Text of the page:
Seven-time world champion Hamilton faces wait over knighthood

Calls for ‘Sir Lewis’ stall as seven-time world champion Hamilton faces wait over knighthood with  Government now reluctant to honour active sportsmen with Sir Andy Murray declining to use title

  • There has been a clamour for Hamilton to be recognised after his seventh F1 title
  • Motorsport UK chairman David Richards is leading campaign for a knighthood
  • But there has been a change of outlook among those who bestow honours 
  • It is partly because Sir Andy Murray generally declines to call himself by his title 

Lewis Hamilton faces a possible wait to be handed a knighthood because of a new-found Government reluctance to honour active sportsmen.

Sportsmail understands there has been a change of outlook among those who bestow honours, partly because Sir Andy Murray generally declines to call himself by his title.

Despite this impediment there remains a major campaign led by the highest ranks of motor racing in Britain to earn Hamilton, who claimed his seventh world title in Turkey on Sunday, his knighthood in the next New Year honours.

Highest ranks of motor racing are campaigning for Lewis Hamilton to receive a knighthood 

His historic win put him level with Michael Schumacher alone and ahead of the German in terms of race wins and pole positions.

Noting that contemporaries such as Murray, Sir Alastair Cook and Sir Mo Farah have been honoured, the fight for Hamilton’s elevation from an MBE, awarded 12 years ago, to a knighthood is being fronted by the most important figure in British racing — Motorsport UK chairman David Richards.

He wrote to Downing Street last week making the case, in correspondence seen by Sportsmail. Richards wrote: ‘Throughout Lewis’s journey to the top he has walked a lonely path as the only black driver in F1 and the Black Lives Matter movement has allowed him to speak candidly about his experience. He has used his voice, platform and influence to call for positive change.

‘His story is a remarkable one of sheer application, dedication, sacrifice, supreme skill and determination to enter a sport where the odds were stacked immeasurably against him.

Calls have grown for the Brit to be honoured after he won his seventh F1 world championship

‘Lewis is a global icon. A patriot of exemplary character who never misses an opportunity to drape himself in the Union Jack and to exult in his proud Britishness.

‘Lewis is applauded the world over for his achievements in a Formula One car and it would be entirely right for the UK to recognise his extraordinary achievements by bestowing on him a knighthood, as has been the case for so many other British sportsmen of similar standing.’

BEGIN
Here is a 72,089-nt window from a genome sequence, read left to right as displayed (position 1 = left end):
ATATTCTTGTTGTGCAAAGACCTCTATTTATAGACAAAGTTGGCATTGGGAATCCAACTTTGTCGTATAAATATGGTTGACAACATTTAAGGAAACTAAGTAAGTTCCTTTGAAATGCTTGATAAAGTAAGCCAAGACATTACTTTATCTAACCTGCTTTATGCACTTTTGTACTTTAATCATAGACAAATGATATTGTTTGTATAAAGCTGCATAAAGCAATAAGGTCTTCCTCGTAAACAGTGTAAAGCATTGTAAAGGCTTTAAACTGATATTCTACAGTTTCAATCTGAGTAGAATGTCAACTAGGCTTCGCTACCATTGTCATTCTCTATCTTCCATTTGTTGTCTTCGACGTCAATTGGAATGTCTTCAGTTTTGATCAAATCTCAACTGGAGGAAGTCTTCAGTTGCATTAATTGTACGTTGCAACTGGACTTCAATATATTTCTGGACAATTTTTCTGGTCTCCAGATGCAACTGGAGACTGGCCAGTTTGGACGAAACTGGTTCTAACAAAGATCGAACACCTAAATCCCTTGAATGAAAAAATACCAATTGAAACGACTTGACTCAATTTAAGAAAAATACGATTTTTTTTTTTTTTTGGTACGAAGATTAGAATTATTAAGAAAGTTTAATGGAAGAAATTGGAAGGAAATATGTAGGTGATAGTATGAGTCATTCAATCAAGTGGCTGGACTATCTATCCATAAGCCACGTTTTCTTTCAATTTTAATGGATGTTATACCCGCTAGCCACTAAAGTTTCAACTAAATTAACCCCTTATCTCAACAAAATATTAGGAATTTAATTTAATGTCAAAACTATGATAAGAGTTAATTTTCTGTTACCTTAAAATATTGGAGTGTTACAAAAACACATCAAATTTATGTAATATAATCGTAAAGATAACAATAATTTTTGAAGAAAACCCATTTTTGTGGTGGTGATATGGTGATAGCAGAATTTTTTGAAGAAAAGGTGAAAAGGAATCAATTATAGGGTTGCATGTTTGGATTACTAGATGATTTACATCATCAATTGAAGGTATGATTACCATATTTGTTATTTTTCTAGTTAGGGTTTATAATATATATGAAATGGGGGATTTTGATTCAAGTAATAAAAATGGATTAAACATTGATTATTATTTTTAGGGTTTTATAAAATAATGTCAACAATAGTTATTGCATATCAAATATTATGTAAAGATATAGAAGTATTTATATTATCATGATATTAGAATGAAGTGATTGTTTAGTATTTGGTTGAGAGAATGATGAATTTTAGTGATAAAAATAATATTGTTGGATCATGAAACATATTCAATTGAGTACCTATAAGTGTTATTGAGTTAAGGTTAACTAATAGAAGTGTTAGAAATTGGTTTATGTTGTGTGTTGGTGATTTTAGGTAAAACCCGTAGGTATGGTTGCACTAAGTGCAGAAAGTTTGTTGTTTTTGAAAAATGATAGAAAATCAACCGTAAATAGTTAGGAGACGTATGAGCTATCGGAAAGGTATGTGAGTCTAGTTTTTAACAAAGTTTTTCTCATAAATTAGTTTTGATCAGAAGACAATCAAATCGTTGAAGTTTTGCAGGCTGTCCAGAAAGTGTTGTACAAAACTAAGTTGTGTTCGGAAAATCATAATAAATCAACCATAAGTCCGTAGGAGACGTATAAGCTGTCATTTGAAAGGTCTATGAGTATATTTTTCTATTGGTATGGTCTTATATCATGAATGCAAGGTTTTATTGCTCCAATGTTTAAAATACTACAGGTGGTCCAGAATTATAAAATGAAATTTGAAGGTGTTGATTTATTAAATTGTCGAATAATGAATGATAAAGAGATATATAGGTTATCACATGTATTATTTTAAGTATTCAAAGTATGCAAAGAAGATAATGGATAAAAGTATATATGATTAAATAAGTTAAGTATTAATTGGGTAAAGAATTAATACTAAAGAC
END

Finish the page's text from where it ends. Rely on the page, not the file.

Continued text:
Richards, formerly boss of Jenson Button’s BAR-Honda team, told Sportsmail that Hamilton, 35, is one of the highest 5,000 taxpayers in this country despite living in Monaco — citing HMRC’s UK income Tax Liabilities Statistics figures published in 2019.

The campaign was signed by former Labour cabinet minister Lord Hain and Conservative MPs Greg Smith and James Sunderland.

The 35-year-old was honoured with an MBE in 2008 following his first world championship

They also pointed to Hamilton’s charitable work for the Make A Wish foundation, Save the Children and UNICEF and his campaigning for inclusivity in a sport where he remains the only black driver.

They also highlight the Hamilton Commission, which has been established by the Stevenage-born champion to improve the representation of non-white people in a traditionally white domain.

A spokesperson for the Prime Minister said: ‘What the PM would say is this is an absolutely fantastic achievement by Lewis Hamilton, who has entered the sporting and Formula One history books.

Two-time Wimbledon champion Sir Andy Murray generally declines to call himself by his title

‘Anyone who is considered for an honour undergoes a full series of checks before it is awarded. It is an independent system.’

Richards told Sportsmail. ‘It is not just about Hamilton being a supreme racing driver but for all the other work he does, not least for the business of motor sport.’

Support came from prominent former driver John Watson, who said: ‘I would put Lewis’s performance in Turkey up in the top rank of wins of a British driver in history, alongside Sir Jackie Stewart at the old Nurburgring in 1968, in the wet and the fog.

‘It was a truly remarkable performance. He is making it look easy, which it certainly isn’t.’ 


Sports people knighted or made dames while they were still competing:

Sir Gordon Richards – Racing, 1953

Sir Stanley Matthews – Football, 1965

Dame Naomi James – Sailing, 1979

Sir Richard Hadlee – Cricket, 1990

Dame Kelly Holmes – Athletics, 2005

Dame Tanni-Grey Thompson – Athletics, 2005

Dame Ellen MacArthur – Sailing, 2005

Sir Chris Hoy – Cycling, 2009

Sir Nick Faldo – Golf, 2009

Dame Sarah Storey – Cycling, 2013

Sir Bradley Wiggins – Cycling, 2013

Sir Ben Ainslie – Sailing, 2013

Dame Laura Davies – Golf, 2014

Sir Andy Murray – Tennis, 2017

Sir Mo Farah – Athletics, 2017

Dame Valerie Adams – Shot put, 2017

Sir Alastair Cook – Cricket, 2019

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